A Loss of Trust

The ordeal is over; my niece has chosen Tulane. A buddy in Wisconsin has a daughter, and she’s headed to Washington University. Another friend lives in Chicago, but he’s in Boston this week accompanying a daughter on campus tours. For him, the application season has just begun. I see people like . . . . Continue Reading »

Marquette's Gender Regime

W orking in my Marquette office one afternoon in the spring of 2010, I heard unusual sounds coming from the normally quiet lawns outside my window. I was surprised to see a modest assembly of students and professors preparing to march in protest. Against what? Minutes later, an email arrived . . . . Continue Reading »

Mother Church or Uncle Sam

Wyoming ­Catholic College, of which I serve as ­president, recently ­determined that it has a duty to abstain from federal student-loan and grant programs. As a new college that received the accreditation necessary for federal funding only this year, Wyoming Catholic faced a stark choice for or . . . . Continue Reading »

More on Union University and the CCCU

In his recent article responding to Carl Trueman, Provost of Union University C. Ben Mitchell makes the point again—joining his President—that Union’s reason for disunion with the CCCU was theological fidelity in the face of Goshen and Eastern Mennonite's theological unfaithfulness. . . . . Continue Reading »

The Perils of “Preferred Peers”

On Catholic campuses that aspire to Top Ten or Top Twenty status in publicity sweepstakes like the U.S. News and World Report college rankings, one sometimes hears the phrase “preferred peers.” Translated into plain English from faux-sociologese, that means the schools to which we’d like to be compared (and be ranked with). At a major Catholic institution like the University of Notre Dame, for example, administrators use the term “preferred peers” to refer to universities like Duke, Stanford, and Princeton, suggesting that these are the benchmarks by which Notre Dame measures its own aspirations to excellence. Continue Reading »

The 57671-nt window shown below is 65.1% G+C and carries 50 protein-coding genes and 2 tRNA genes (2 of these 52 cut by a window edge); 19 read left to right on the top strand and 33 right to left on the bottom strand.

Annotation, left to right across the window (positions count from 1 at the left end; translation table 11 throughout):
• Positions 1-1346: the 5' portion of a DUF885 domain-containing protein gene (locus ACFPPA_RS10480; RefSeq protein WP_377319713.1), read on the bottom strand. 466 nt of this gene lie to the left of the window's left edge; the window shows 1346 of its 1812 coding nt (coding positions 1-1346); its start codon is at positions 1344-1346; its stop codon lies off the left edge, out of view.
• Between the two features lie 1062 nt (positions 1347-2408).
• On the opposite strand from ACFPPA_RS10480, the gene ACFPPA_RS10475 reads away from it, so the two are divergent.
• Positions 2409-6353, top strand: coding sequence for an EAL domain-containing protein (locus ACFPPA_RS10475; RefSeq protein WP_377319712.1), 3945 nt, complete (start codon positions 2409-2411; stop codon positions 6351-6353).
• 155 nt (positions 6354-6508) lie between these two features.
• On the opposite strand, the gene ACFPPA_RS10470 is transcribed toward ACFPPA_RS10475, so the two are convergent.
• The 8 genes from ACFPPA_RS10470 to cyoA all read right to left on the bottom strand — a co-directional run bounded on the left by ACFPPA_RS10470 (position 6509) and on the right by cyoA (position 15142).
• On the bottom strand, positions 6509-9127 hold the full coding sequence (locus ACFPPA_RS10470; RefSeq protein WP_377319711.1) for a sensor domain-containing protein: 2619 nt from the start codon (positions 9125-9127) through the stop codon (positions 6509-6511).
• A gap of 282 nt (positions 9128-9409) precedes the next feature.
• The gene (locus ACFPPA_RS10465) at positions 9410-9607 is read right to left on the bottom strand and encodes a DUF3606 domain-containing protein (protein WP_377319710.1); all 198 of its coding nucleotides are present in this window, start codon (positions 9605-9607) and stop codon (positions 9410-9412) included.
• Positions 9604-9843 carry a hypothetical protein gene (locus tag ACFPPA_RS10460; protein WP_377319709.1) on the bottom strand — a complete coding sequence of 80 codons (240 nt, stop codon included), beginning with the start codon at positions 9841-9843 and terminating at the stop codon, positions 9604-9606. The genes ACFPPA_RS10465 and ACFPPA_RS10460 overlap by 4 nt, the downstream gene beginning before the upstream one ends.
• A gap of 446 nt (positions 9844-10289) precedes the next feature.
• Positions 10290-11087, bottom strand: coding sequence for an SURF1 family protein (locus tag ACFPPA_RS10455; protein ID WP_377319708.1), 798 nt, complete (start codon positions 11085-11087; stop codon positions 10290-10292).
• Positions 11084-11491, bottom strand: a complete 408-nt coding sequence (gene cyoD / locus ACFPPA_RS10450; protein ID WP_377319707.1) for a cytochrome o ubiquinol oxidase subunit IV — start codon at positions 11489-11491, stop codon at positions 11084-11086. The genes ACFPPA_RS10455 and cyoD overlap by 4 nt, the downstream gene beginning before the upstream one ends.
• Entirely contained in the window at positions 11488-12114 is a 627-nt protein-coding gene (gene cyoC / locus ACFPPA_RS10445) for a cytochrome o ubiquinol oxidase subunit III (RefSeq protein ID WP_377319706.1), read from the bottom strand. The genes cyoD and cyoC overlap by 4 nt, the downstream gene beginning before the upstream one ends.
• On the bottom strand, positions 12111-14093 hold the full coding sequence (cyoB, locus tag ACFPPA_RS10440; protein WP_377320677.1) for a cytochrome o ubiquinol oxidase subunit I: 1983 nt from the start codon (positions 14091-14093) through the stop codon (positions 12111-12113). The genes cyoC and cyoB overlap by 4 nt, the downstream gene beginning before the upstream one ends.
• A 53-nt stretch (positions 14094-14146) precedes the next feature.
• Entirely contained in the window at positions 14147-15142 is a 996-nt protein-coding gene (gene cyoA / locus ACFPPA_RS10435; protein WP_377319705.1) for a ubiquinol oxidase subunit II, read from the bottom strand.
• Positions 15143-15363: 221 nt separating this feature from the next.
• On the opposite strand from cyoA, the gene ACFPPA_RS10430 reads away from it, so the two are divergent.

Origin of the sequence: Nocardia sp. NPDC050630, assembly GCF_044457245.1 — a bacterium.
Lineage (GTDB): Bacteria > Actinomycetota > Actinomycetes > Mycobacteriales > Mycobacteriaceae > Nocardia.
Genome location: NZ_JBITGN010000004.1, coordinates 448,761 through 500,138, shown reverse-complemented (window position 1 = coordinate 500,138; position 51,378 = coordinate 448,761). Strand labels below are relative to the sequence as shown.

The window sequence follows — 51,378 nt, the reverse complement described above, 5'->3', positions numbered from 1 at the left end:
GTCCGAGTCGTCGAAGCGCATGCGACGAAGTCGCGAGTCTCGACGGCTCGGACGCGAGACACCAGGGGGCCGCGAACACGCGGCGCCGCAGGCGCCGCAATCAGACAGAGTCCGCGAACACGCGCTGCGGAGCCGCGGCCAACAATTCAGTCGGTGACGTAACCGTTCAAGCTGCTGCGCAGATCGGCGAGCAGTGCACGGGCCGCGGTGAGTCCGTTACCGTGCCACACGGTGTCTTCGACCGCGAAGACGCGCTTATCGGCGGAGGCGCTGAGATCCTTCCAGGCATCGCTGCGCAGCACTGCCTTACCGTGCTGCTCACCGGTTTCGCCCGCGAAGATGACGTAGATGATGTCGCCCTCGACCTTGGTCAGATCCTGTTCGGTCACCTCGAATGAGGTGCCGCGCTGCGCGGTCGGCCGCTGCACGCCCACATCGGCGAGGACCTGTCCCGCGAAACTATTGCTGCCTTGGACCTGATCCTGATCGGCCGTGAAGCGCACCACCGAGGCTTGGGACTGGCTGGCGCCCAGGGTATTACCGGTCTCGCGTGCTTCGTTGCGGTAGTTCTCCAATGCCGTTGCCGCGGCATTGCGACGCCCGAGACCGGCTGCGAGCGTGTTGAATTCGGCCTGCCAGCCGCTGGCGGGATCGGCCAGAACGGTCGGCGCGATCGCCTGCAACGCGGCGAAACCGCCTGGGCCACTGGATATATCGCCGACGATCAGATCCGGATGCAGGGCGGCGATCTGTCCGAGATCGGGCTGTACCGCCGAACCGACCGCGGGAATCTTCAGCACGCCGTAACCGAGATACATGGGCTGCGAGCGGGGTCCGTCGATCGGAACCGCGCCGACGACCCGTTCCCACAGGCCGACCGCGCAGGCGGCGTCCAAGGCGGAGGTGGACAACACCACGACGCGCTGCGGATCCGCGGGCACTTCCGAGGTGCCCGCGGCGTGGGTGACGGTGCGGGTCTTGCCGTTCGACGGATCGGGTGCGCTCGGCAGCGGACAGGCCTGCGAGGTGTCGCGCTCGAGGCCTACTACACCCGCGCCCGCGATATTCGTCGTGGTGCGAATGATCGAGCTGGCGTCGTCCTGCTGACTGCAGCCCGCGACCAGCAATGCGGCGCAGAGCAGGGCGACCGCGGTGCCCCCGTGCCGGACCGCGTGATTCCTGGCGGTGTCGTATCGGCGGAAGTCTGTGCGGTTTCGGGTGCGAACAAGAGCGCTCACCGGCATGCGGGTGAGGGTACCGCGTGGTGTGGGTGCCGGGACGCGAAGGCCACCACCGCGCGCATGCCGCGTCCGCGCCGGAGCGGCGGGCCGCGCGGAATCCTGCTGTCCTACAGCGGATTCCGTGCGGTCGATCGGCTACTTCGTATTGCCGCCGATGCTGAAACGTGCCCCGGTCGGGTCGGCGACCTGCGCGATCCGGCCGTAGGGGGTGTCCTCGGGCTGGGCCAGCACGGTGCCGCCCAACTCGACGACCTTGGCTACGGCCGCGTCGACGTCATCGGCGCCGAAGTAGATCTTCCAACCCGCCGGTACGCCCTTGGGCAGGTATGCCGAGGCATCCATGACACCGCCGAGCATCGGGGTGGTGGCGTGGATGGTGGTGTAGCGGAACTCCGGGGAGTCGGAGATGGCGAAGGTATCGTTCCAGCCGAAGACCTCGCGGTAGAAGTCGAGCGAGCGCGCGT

Announcing New Multimillion Dollar Aid-for-Adjuncts Grant

In what is being hailed as a revolutionary solution to the overpopulation problem of adjuncts in higher education, the Bench Foundation has announced a multi-year program called Aid-for-Adjuncts. The program is the result of a ten-year study of the rapid proliferation of part-time instructors in college, university, and seminary classrooms. For the first time, administrative centers will be established across America, helping school officials formulate proper guidelines for the use and abuse of adjuncts. Continue Reading »

Read, Cheer . . . Then Weep

Several years ago, I spoke to a group of Christian students at the University of Minnesota’s Carlson School of Management. “Why is it that, in our big public university, the only questions we explore are the tiny and medium-sized?” I asked. “The Big Questions—What does it mean to be human? What is the purpose of life? How do I fit in the grand scope of reality?—are off the table.” Continue Reading »

Accreditation and Religious Colleges

In an essay for the Chronicle of Higher Education—my industry’s trade journal—Penn’s Peter Conn argues that the regional accrediting agencies, which hold the keys to federal student aid, should under no circumstances give religious colleges and universities their imprimatur. To say the least, Professor Conn is hostile to religion and appears to be utterly unacquainted with what happens on most “faith and learning” infused campuses. Continue Reading »

Polytechnic Utiliversity

University education delivers goods that are seen as commodities, as purchasable means to satisfy individual desires and solve collective problems. The knowledge it offers is a production, a techne that is a means to an end extrinsic to it. All academic disciplines in the late-modern research . . . . Continue Reading »